In a home environment that might be described as being at best schizophrenic, punctuated by their father’s seemingly erratic and equally schizophrenic behaviour – one moment loving father, the next red-faced bully – time made short work of Maxwell’s children emotionally.
By the age of 3, Ghislaine herself was believed by her Mother to be suffering from anorexia, and the production lines in the Maxwell monster factory were suddenly up and running at full speed.
Ultimately, then, Ghislaine Maxwell is like every other monster: monstered as a child, she was almost fated to project her inner ugliness on others and seek the company of another monster.
Research yields example after example of monsters who were monstered as children.
The Yorkshire Ripper, Peter Sutcliffe – abused by his alcoholic father through physical attacks and belt whippings. Ditto Adolf Hitler. Alcohol and abandonment featured heavily in the upbringing of Moors murderer Myra Hindley, while the oft-absent father of Ronnie and Reggie Kray also had a fondness for heavy drinking.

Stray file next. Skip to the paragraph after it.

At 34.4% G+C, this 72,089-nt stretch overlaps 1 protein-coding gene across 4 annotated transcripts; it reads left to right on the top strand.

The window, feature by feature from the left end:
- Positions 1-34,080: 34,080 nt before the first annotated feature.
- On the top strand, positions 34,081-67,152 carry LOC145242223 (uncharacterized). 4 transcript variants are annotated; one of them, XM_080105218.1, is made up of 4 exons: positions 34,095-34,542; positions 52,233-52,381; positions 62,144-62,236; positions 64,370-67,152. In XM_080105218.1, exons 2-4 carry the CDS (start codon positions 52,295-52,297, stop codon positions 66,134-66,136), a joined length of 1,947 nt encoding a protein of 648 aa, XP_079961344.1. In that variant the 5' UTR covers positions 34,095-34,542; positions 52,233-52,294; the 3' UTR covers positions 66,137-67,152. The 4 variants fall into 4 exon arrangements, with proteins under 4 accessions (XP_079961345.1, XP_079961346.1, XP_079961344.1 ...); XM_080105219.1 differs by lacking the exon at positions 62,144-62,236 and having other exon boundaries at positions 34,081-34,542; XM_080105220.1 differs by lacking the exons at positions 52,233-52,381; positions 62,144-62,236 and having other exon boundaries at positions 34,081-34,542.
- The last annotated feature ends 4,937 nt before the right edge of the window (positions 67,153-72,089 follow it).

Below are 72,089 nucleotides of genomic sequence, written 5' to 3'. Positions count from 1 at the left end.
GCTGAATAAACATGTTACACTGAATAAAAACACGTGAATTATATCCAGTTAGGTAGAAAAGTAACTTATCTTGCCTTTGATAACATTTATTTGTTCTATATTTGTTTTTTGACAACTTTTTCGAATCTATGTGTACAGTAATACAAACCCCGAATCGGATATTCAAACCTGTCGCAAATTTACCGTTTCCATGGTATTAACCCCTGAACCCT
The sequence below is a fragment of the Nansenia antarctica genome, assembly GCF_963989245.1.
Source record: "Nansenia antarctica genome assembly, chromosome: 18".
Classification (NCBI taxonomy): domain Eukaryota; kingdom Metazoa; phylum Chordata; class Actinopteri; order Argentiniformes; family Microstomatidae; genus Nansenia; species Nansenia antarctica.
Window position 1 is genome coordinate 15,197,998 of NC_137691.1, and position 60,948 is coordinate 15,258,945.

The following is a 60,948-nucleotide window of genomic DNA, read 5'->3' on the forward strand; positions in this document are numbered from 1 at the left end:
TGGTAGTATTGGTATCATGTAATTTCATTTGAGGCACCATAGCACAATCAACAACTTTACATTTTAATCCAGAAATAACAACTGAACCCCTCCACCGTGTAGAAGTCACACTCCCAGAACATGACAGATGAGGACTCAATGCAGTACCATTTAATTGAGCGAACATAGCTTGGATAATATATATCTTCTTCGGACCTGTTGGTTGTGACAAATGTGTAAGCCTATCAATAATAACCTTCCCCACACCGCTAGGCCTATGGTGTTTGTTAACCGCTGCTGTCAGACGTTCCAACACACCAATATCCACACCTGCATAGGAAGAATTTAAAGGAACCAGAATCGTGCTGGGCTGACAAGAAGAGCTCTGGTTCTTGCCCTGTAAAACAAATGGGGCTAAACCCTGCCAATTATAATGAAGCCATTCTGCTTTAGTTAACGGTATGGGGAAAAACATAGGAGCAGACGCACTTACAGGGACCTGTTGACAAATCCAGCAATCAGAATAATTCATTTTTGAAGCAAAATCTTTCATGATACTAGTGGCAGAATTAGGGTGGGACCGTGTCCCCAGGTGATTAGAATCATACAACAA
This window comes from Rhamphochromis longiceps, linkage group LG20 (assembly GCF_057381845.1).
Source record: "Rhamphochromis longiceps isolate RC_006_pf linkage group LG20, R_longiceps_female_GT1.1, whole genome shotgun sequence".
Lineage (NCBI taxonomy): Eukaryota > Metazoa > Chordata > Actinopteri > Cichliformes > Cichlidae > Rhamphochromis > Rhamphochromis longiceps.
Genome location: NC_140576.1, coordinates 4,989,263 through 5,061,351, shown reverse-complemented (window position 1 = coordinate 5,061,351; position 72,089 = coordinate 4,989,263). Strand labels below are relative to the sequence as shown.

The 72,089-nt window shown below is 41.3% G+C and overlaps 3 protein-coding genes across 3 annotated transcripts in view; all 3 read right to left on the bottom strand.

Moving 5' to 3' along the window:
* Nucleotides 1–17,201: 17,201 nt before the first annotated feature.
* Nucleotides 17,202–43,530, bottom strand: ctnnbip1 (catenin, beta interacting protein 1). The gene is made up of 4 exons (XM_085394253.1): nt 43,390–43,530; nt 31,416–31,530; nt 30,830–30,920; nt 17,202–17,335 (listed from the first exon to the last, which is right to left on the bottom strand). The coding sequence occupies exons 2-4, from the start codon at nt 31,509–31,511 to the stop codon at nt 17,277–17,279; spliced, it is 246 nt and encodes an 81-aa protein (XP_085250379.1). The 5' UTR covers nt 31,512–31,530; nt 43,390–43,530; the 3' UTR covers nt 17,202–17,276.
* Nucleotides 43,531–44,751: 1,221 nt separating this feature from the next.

According to co-funded research by Public Health Wales and Bangor University in 2019, it’s estimated that 80 percent of all male prisoners in the UK suffered an Adverse Childhood Experience (ACE) which left them traumatised.
That’s not to say all criminals are monsters, of course. Nor is it true that all children who have adverse experiences are left traumatised – in fact in some contexts living through and overcoming adverse experiences can have a positive effect on resilience and assertiveness.
But it’s certainly true to say that traumatic experiences in childhood can leave a defining print on us that may then shape our behaviours in later life.